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Indices beat brokerages’ expectations in year 2017

Mumbai: Indian benchmark indices exceeded the expectations o..

Mumbai: Indian benchmark indices exceeded the expectations of brokerages in terms of returns in 2017 after two consecutive years of indices ending the year at levels lower than these index targets. The Sensex ended the year 2017 at 34056.83, higher than the year-end targets of 29000, 30500 and 30000 that Deutsche, HSBC and Citi, respectively, had set at the beginning of the year.

Domestic inflows made a big difference to the market in 2017 and it is these flows that are likely to help the market in 2018 as well, experts said.

However, even as brokerages are positive on the Indian markets in the long term, they have been conservative in setting targets for 2018, with many expecting low double-digit returns. This is because of risks such as high oil prices, potential fiscal slippage and political uncertainty ahead of the 2019 general elections.

For example, Deutsche Bank has a target of 37000 on the Sensex, which implies a potential upside of 8.3% from Friday’s closing level of 34153.85 on the Sensex. “While we expect markets to head higher in 2018, we concede that the record low volatility seen in 2017 is unlikely to be repeated this year.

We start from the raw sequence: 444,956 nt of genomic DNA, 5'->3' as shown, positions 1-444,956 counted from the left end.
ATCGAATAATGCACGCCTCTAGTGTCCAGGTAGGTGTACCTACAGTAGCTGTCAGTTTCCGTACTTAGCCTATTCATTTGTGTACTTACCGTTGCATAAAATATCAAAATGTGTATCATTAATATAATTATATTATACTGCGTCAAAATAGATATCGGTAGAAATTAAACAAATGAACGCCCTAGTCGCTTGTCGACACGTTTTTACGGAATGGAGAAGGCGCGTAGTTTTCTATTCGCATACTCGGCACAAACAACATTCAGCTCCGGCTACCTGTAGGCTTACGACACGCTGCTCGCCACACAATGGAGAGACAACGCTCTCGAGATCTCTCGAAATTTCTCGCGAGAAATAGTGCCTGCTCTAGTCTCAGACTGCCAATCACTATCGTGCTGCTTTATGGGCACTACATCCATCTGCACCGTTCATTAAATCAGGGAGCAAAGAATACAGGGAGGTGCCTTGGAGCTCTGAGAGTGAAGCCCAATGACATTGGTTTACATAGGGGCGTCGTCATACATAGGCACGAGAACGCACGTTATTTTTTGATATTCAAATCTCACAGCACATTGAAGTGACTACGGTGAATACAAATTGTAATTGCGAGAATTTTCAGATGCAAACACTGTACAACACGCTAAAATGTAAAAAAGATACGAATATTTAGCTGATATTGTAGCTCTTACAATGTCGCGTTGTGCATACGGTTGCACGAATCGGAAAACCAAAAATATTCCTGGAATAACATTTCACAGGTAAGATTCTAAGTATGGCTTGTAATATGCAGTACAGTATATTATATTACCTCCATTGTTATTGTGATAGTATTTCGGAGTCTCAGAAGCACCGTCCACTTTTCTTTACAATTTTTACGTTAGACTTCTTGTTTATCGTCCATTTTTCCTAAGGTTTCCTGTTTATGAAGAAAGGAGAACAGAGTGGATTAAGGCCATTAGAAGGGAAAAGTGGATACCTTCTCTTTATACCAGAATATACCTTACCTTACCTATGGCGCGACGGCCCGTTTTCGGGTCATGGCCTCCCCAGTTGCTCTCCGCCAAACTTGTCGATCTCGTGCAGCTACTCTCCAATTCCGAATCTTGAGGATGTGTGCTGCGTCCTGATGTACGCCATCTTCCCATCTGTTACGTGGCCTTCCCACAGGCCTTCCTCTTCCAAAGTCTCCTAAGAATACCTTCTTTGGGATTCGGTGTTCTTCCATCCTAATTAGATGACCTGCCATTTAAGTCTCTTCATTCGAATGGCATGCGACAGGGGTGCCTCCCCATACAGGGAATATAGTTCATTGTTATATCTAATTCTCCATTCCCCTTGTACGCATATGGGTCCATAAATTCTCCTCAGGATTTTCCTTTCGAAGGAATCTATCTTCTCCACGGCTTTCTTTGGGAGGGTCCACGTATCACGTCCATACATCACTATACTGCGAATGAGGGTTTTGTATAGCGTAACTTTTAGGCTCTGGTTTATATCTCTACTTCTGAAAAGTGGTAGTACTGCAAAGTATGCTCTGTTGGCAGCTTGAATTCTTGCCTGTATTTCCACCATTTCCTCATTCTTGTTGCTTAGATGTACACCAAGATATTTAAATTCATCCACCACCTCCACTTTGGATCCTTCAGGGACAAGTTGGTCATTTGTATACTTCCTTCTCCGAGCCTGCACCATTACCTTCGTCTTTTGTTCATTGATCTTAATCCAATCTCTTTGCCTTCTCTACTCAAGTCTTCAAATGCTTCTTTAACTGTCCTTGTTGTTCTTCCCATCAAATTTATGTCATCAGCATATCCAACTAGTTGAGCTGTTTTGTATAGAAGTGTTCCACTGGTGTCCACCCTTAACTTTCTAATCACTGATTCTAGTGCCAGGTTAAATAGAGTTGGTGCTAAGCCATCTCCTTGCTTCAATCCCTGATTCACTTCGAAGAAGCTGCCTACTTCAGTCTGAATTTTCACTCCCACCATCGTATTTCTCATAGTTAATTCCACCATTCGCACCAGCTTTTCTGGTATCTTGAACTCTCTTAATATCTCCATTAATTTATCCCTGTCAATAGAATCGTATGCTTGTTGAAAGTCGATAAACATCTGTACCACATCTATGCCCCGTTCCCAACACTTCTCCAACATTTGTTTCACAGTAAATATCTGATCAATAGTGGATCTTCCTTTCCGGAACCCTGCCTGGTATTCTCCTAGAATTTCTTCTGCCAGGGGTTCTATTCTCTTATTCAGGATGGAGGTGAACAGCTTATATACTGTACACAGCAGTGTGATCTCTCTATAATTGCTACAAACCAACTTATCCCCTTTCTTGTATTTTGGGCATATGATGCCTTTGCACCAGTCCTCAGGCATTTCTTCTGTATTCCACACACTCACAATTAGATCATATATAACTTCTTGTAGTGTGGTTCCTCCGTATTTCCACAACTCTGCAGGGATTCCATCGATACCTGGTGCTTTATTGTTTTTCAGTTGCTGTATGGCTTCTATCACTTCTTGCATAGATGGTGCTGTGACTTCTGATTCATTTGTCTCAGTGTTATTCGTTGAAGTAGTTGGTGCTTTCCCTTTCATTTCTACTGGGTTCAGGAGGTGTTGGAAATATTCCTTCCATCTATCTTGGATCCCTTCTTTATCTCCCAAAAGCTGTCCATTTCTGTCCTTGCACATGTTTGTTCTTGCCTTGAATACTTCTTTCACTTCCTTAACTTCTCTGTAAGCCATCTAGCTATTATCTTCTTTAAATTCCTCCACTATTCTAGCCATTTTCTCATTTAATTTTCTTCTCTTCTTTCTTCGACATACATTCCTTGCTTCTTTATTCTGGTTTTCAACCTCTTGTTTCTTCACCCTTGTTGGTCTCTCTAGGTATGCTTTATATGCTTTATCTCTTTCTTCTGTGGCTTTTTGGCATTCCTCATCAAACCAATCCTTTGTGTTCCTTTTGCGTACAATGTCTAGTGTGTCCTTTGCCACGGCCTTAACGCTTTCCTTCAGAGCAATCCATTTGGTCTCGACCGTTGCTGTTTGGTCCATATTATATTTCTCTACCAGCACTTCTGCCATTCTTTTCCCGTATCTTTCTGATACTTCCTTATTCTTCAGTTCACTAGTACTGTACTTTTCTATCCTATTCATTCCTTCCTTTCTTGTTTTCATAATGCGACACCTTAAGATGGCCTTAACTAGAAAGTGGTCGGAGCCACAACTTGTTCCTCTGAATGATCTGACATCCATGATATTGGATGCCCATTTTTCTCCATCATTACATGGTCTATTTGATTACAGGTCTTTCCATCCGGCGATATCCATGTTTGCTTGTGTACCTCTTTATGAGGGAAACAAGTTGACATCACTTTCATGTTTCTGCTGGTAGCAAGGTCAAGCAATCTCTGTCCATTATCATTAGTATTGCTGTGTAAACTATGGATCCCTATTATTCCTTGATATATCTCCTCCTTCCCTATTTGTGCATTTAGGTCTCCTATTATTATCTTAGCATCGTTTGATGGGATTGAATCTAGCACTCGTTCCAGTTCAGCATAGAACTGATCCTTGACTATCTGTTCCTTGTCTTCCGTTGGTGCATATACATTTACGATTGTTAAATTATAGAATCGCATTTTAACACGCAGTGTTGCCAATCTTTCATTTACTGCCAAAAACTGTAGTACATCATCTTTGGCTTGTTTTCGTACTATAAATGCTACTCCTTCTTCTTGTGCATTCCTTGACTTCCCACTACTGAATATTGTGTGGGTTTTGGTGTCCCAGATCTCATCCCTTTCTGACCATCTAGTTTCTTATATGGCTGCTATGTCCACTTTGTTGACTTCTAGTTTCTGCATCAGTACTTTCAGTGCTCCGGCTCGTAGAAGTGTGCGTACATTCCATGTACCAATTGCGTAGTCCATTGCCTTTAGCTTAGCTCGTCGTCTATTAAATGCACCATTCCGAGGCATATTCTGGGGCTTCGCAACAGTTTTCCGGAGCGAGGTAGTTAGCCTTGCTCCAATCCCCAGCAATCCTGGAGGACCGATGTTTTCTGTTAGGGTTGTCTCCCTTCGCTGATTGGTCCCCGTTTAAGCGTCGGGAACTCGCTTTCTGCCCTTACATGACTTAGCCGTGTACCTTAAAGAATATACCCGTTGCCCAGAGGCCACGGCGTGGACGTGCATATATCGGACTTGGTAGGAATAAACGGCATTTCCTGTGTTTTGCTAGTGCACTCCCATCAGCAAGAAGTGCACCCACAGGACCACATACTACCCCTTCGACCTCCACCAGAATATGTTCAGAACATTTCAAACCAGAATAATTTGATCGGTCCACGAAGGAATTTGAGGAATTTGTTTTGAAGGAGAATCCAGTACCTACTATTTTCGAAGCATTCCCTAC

The positive global undertone could be challenged by a faster than anticipated rise in inflation,” said Abhay Laijawala and Bijay Kumar of Deutsche Bank in a note released on Wednesday. Deutsche Bank said rising oil prices could imperil macro-economic stability that India has achieved over the past few years. “In case oil prices rise beyond $70/barrel, the government may be compelled to stretch the fiscal deficit as political exigencies in a pre-election year may constrain the government from cutting public spending or raising domestic fuel prices,” said Deutsche Bank.

Credit Suisse said it is cautiously optimistic on Indian equities. While the reform momentum is enthusing, Credit Suisse said, the fiscal crunch, upcoming elections in several states, earnings downgrades and high valuations are causing nervousness.

Credit Suisse does not expect any sharp or prolonged correction either as a strong global growth outlook and domestic flows should support the market, especially since the outlook for other asset classes such as real estate and gold is benign.

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